WASHINGTON, April 27 (UPI) -- The U.S. government has declared a state of emergency because of the swine flu that has now killed more than 100 people in Mexico.
Some 20 cases have been reported in the United States, and 1,600 cases are suspected in Mexico. On Monday, as many as one in five people in Mexico City, with its 20 million inhabitants, were reported to be wearing face masks. Cases have been reported as far apart as New Zealand, Spain, Brazil and Israel.
Androulla Vassiliou, health commissioner for the 27-nation European Union, has advised the half a billion inhabitants of the EU nations to avoid visiting the United States as well as Mexico if they can. Dr. Richard Besser, acting head of the U.S. Centers for Disease Control and Prevention in Atlanta, criticized Vassiliou's statement as being alarmist and unnecessary. However, a U.S. State Department official said Monday the government would issue a travel advisory telling Americans to avoid traveling to Mexico unless it was absolutely essential.
No deaths have been reported in the United States so far, but CDC experts have warned that at least a few fatalities appear likely.
The Obama administration has been very cautious in its response to the crisis. President Barack Obama told the annual meeting of the National Academy of Sciences on Monday that there was "no cause for alarm."
On Sunday, Homeland Security Secretary Janet Napolitano told those attending a White House briefing she was not requiring passengers flying into the United States on airliners from Mexico to be tested for swine flu. The 193-nation World Health Organization estimates that half a million people are traveling on civilian airliners around the world at any time.
The situation in the United States gives particular cause for concern because, as United Press International's Sara Sargent reported on Oct. 2, the U.S. Government Accountability Office warned in a report that an influenza pandemic could overwhelm the U.S. healthcare system, which remains extremely inadequately prepared to deal with it.
The WHO still rates the Mexican outbreak at level 3, meaning it has not yet been documented as spreading easily between human beings. If that were to happen, the WHO alert would be raised to level 4 or 5.
The swine flu currently sweeping Mexico is a respiratory illness that is not usually fatal, though in about 6 percent of cases so far, it appears to have been. But it is exceptionally infectious and carries the risk that it could mutate into a dangerous version.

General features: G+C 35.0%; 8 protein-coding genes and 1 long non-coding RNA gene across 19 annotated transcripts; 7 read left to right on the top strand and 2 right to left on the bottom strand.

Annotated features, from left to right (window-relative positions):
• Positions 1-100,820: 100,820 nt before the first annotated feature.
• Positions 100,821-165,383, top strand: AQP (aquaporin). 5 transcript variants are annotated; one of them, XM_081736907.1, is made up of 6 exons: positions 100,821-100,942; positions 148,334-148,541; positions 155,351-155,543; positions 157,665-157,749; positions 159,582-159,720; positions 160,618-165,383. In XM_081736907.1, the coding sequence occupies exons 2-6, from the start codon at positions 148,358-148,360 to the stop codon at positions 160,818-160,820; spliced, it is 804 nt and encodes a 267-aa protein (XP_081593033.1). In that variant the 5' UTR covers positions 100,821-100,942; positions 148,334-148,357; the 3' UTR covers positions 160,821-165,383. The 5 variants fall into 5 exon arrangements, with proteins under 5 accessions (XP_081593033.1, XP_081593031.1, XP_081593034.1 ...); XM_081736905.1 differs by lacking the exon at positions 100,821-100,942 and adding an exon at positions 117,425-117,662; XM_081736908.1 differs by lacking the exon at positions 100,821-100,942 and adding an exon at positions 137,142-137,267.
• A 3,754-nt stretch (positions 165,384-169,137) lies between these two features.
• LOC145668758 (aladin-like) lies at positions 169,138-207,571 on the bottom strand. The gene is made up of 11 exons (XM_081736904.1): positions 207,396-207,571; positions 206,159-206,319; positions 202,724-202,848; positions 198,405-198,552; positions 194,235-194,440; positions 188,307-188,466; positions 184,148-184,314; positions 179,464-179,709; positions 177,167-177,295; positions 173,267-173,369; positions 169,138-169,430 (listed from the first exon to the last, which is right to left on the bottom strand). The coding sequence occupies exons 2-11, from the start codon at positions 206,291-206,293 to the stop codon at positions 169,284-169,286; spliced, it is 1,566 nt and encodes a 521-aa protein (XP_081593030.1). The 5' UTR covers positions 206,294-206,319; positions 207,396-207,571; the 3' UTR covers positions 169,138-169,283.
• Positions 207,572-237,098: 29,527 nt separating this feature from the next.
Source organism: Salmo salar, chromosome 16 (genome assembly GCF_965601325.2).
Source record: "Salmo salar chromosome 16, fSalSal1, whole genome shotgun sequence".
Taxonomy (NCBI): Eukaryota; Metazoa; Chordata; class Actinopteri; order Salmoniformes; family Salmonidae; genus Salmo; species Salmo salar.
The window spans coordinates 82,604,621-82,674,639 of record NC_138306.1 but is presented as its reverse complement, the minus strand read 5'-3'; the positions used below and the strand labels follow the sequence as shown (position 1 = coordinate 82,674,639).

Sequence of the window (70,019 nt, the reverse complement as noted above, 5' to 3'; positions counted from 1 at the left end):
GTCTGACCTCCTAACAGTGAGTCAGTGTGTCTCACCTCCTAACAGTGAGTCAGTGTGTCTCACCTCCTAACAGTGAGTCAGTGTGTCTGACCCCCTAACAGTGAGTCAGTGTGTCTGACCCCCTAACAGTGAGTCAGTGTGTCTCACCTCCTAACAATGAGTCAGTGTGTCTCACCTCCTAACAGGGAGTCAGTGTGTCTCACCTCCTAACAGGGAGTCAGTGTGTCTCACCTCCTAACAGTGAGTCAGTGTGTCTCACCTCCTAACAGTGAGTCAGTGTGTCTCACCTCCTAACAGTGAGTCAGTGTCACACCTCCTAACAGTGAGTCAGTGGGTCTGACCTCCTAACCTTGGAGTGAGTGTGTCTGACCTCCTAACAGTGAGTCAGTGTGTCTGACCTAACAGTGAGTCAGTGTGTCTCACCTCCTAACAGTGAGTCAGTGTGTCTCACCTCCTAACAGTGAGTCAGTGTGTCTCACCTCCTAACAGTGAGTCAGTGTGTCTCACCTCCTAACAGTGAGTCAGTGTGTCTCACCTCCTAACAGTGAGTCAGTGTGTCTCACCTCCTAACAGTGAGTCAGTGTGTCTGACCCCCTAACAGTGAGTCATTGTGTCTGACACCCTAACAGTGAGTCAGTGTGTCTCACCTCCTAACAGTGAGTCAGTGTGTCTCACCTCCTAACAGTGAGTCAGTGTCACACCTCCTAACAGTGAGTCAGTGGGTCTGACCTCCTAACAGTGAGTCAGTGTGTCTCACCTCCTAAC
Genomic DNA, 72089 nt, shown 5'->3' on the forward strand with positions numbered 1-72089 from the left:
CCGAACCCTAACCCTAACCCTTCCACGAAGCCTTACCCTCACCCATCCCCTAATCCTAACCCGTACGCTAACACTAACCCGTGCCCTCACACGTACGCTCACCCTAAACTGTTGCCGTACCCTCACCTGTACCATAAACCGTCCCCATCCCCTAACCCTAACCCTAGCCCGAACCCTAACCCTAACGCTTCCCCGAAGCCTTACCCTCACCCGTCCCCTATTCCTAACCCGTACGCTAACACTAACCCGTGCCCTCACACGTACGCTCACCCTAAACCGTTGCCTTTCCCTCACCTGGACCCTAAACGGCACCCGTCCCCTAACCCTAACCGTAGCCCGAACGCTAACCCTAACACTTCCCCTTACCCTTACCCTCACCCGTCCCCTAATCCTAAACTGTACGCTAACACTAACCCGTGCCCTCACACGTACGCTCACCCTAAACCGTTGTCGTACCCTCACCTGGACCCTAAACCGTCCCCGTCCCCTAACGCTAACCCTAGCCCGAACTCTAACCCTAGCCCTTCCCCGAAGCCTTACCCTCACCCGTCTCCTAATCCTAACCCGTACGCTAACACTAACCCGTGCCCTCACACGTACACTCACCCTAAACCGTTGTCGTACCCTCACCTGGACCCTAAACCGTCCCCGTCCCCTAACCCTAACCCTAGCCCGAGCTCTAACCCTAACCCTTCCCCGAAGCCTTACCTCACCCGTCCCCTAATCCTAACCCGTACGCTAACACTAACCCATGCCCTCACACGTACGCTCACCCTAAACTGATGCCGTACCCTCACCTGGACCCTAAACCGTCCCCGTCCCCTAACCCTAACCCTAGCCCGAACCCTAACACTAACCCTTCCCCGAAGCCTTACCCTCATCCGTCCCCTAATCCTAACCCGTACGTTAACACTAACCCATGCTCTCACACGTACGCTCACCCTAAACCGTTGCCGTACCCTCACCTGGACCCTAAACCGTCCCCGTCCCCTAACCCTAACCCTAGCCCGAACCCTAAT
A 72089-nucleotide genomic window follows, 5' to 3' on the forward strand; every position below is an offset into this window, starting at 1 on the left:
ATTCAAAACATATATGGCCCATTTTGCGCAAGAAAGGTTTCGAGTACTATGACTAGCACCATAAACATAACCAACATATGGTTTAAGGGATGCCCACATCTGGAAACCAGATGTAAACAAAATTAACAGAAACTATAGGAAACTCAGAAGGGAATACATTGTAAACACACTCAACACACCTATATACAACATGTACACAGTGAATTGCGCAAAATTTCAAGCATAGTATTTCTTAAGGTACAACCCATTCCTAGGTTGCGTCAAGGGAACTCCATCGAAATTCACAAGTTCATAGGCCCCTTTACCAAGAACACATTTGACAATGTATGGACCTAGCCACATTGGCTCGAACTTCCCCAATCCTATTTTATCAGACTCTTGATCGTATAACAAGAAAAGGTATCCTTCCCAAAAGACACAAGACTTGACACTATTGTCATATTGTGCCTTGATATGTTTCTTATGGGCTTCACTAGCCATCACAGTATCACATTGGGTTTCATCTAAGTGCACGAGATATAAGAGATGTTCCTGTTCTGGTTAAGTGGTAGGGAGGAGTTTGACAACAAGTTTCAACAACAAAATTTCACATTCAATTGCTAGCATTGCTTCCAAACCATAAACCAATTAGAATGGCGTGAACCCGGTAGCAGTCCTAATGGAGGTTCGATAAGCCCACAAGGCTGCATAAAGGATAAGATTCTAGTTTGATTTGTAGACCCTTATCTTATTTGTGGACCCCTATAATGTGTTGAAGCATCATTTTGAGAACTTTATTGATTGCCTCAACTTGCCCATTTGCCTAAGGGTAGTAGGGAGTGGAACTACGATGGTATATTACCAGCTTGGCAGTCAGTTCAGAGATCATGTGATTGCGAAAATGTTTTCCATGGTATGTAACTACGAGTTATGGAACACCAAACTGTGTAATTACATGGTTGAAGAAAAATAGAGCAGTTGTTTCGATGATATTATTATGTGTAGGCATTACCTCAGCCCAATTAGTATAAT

Last October's GAO report criticized the Department of Health and Human Services under the Bush administration, saying its treatment-dispersion techniques were still ineffective.
The nightmare control model for an influenza pandemic is the 1918-19 Spanish flu that at one point infected half a billion people around the world -- more than 25 percent of the entire human race. It is believed to have killed more people than World War I. Experts have warned that there are not enough hospital beds in the United States to treat a comparable number of victims from that kind of pandemic today.
The GAO report last October said it could take 20 to 23 weeks to create a new vaccine to deal with the crisis. However, U.S. officials stress that so far, there is no reason to believe that any pigs anywhere in the United States have been infected with the virus.
The U.S. Department of Agriculture and the Centers for Disease Control and Prevention say swine flu viruses cannot be spread by food, so people cannot be infected by ingesting pork or pork products. The U.S. government noted that cooking pork to an internal temperature of 160 F destroys all viruses, and it also advised people to wash their hands with warm water and soap for at least 20 seconds before and after touching raw pork and to avoid any risk of contaminating other foods by contact with raw pork.
The new swine flu virus is a new strain of flu that contains genetic material from swine, avian and human influenza viruses. It is spread either through contact with infected pigs or environments contaminated with swine flu viruses or through contact with someone who already has swine flu.